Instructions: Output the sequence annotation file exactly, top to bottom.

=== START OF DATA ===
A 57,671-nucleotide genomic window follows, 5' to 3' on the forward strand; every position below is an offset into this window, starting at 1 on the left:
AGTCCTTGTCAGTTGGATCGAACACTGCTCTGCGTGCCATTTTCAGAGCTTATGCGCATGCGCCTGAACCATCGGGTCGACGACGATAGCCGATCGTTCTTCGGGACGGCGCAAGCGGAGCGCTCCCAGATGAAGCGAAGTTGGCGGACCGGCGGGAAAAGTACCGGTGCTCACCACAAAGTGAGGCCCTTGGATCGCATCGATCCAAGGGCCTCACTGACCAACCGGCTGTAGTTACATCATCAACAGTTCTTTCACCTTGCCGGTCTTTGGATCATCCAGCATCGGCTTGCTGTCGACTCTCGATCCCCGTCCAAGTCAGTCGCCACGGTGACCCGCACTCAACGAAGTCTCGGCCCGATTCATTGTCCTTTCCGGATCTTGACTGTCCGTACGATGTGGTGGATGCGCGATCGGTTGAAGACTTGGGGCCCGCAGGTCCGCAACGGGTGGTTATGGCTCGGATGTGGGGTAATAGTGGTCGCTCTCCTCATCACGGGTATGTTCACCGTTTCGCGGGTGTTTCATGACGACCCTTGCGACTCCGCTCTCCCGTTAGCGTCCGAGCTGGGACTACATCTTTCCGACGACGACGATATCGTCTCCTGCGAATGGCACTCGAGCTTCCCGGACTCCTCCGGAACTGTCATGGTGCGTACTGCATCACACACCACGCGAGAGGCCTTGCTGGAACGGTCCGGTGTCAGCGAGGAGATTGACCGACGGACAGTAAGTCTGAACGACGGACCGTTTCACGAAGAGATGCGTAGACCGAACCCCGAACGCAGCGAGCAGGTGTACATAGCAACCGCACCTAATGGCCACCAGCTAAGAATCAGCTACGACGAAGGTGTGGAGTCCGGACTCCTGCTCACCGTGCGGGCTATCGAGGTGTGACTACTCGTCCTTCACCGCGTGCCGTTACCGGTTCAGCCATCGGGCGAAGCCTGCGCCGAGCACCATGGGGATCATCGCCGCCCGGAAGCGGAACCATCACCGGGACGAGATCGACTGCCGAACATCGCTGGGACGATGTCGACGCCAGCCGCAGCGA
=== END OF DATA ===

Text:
A 57,671-nucleotide genomic window follows, 5' to 3' on the forward strand; every position below is an offset into this window, starting at 1 on the left:
AGTCCTTGTCAGTTGGATCGAACACTGCTCTGCGTGCCATTTTCAGAGCTTATGCGCATGCGCCTGAACCATCGGGTCGACGACGATAGCCGATCGTTCTTCGGGACGGCGCAAGCGGAGCGCTCCCAGATGAAGCGAAGTTGGCGGACCGGCGGGAAAAGTACCGGTGCTCACCACAAAGTGAGGCCCTTGGATCGCATCGATCCAAGGGCCTCACTGACCAACCGGCTGTAGTTACATCATCAACAGTTCTTTCACCTTGCCGGTCTTTGGATCATCCAGCATCGGCTTGCTGTCGACTCTCGATCCCCGTCCAAGTCAGTCGCCACGGTGACCCGCACTCAACGAAGTCTCGGCCCGATTCATTGTCCTTTCCGGATCTTGACTGTCCGTACGATGTGGTGGATGCGCGATCGGTTGAAGACTTGGGGCCCGCAGGTCCGCAACGGGTGGTTATGGCTCGGATGTGGGGTAATAGTGGTCGCTCTCCTCATCACGGGTATGTTCACCGTTTCGCGGGTGTTTCATGACGACCCTTGCGACTCCGCTCTCCCGTTAGCGTCCGAGCTGGGACTACATCTTTCCGACGACGACGATATCGTCTCCTGCGAATGGCACTCGAGCTTCCCGGACTCCTCCGGAACTGTCATGGTGCGTACTGCATCACACACCACGCGAGAGGCCTTGCTGGAACGGTCCGGTGTCAGCGAGGAGATTGACCGACGGACAGTAAGTCTGAACGACGGACCGTTTCACGAAGAGATGCGTAGACCGAACCCCGAACGCAGCGAGCAGGTGTACATAGCAACCGCACCTAATGGCCACCAGCTAAGAATCAGCTACGACGAAGGTGTGGAGTCCGGACTCCTGCTCACCGTGCGGGCTATCGAGGTGTGACTACTCGTCCTTCACCGCGTGCCGTTACCGGTTCAGCCATCGGGCGAAGCCTGCGCCGAGCACCATGGGGATCATCGCCGCCCGGAAGCGGAACCATCACCGGGACGAGATCGACTGCCGAACATCGCTGGGACGATGTCGACGCCAGCCGCAGCGA